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From left, Tom Jones, Steven Lassman, Sarah Kobus, Elaine Meek and Mitch Drummond conduct walk audits as Tulsa’s Bicycle/Pedestrian Advisory Committee.

Temperatures were on their way to triple digits by 8 a.m., the meet-up time for a walk audit in late July with five volunteers from Tulsa’s Bicycle/Pedestrian Advisory Committee. 

The group, which advises the Indian Nations Council of Governments and City of Tulsa, is conducting walk audits in each of the nine city council districts this year through a grant from Pathways to Health. The walk audits report on the conditions of Tulsa’s bicycle and pedestrian infrastructure, like sidewalks, crosswalks and bike lanes. A stretch of 100-degree days postponed the group’s scheduled July audit, so this crew volunteered to demonstrate an audit at the intersection of South Yale Avenue and East 91st Street instead.

Chairman Mitch Drummond passes out neon vests to everyone — reporter and photographer included — and debriefs the group: We’ll be walking in a square, starting with the northeast corner crosswalk.

Traffic roars in both directions down 91st Street, and Drummond points out the distance between the crosswalk button and the curb cut to enter the crosswalk going south, something the group checks during walk audits. (They also check functionality of crosswalk buttons during audits and sometimes find buttons that are broken or not ADA compliant.) It’s time to cross, and Sarah Kobus shows how a large concrete column obstructs motorists’ views of us.

“I’ve got cross sign. They’re turning,” says Kobus, pointing to a vehicle. “They won’t stop, and they’re looking the other way (for oncoming car traffic).”

Kobus is a BPAC member who represents cycling commuters and says she likes to ride to work when it’s not 100 degrees outside. Another cyclist, Tom Jones, rides mostly for recreation and notes the short distance from the nearby grocery store to the Creek Turnpike Trail, but the design of the area makes it difficult to access the trail. 

“If I want to get over here by bike, I have to ride two miles out of my way. I live a half-mile away,” Jones says.

That’s why Tulsa Parks is involved in the walk audits, explains Steven Lassman, parks planner at Tulsa Parks.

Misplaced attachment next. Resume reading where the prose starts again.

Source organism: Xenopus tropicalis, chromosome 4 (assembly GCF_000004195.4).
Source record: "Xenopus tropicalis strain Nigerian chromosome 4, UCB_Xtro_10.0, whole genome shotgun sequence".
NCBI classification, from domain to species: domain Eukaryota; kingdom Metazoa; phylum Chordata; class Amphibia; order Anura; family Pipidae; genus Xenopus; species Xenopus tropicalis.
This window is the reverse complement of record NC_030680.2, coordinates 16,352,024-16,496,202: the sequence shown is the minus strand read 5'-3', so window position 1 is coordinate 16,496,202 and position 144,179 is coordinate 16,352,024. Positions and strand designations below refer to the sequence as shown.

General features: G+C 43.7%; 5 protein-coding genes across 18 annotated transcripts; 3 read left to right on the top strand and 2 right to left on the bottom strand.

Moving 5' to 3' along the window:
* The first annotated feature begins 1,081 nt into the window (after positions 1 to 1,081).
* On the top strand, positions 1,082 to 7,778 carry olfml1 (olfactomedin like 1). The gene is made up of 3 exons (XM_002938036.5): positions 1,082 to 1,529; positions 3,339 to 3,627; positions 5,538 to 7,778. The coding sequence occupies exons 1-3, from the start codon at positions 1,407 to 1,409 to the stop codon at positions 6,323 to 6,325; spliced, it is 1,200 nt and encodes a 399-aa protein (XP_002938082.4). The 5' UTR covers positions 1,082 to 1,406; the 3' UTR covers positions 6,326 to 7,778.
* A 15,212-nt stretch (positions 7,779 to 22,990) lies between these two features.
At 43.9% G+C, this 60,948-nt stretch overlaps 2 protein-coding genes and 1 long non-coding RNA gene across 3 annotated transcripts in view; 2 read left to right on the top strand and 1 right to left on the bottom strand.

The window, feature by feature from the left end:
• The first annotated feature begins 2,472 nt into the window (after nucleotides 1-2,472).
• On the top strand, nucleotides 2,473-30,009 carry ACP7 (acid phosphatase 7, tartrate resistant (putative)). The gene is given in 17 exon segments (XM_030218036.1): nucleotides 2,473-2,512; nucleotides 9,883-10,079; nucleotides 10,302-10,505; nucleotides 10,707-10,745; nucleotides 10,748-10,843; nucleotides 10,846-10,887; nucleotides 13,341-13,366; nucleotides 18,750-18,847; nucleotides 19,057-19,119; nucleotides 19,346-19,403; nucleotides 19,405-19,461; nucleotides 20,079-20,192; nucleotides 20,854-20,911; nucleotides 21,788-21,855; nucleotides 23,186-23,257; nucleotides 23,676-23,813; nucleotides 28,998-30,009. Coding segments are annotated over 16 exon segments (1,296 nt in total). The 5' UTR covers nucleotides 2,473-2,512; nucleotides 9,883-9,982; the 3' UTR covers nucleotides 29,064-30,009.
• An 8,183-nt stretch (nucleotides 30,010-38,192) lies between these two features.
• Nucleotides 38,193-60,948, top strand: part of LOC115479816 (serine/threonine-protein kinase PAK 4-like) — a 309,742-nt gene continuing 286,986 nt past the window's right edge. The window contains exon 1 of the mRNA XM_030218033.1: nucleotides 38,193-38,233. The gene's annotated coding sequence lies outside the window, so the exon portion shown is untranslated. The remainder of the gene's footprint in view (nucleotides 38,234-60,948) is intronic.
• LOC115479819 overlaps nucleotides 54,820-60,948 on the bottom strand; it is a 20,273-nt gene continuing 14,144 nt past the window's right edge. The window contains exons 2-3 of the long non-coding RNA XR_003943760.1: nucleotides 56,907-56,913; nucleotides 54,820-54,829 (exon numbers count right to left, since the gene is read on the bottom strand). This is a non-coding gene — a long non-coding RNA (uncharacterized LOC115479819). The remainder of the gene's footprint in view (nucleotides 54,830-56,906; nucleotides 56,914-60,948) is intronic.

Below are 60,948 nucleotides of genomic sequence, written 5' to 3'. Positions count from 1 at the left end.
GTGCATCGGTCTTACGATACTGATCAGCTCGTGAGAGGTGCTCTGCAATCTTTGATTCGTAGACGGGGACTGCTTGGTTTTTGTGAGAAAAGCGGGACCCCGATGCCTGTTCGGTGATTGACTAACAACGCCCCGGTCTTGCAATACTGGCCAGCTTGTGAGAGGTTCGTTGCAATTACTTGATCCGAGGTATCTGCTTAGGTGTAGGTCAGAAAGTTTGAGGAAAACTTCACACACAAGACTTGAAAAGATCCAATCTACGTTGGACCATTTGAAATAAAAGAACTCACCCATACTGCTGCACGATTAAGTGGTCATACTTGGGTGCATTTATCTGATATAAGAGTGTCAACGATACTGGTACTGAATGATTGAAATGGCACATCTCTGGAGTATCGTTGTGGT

“We’re trying to coordinate with groups like the BPAC, and Streets and Stormwater and just all the different groups that we need to make it easier for people to walk to their neighborhood park or get to the regional parks easier,” he says.

Before the group crosses 91st again, this time headed north, Drummond mentions he saw a woman crossing here earlier in a brown dress and high heels — running. That’s the norm when streets are six lanes wide, he says, but what about people who use walkers? What about elderly people? What about all the Tulsans for whom being a pedestrian is not a choice? 

The cross sign is on, and as soon as the group steps into the street, the signal begins to flash impatiently, telling us to quicken the pace or risk facing traffic. The last leg of the audit, across Yale and back to the starting point, is somewhat calm, but Kobus notes that’s only because the area just north of 91st is a construction zone. Multiple members of the group point out throughout the audit that Yale, south of 91st, has eight lanes and measures about 104 feet across, which is wider than the Broken Arrow Expressway (where Yale and the BA intersect, six lanes of north- and south-bound highway traffic are 78 feet wide). 

Drummond says when construction north of 91st is complete, it will be about 92 feet wide with seven lanes, making the whole corridor wider than the highway as well. 

“Design it like a highway, people treat it like a highway,” Jones says.

Walk audits are open to everyone. Register to join the next walk audits, Sept. 1 and Oct. 12, at

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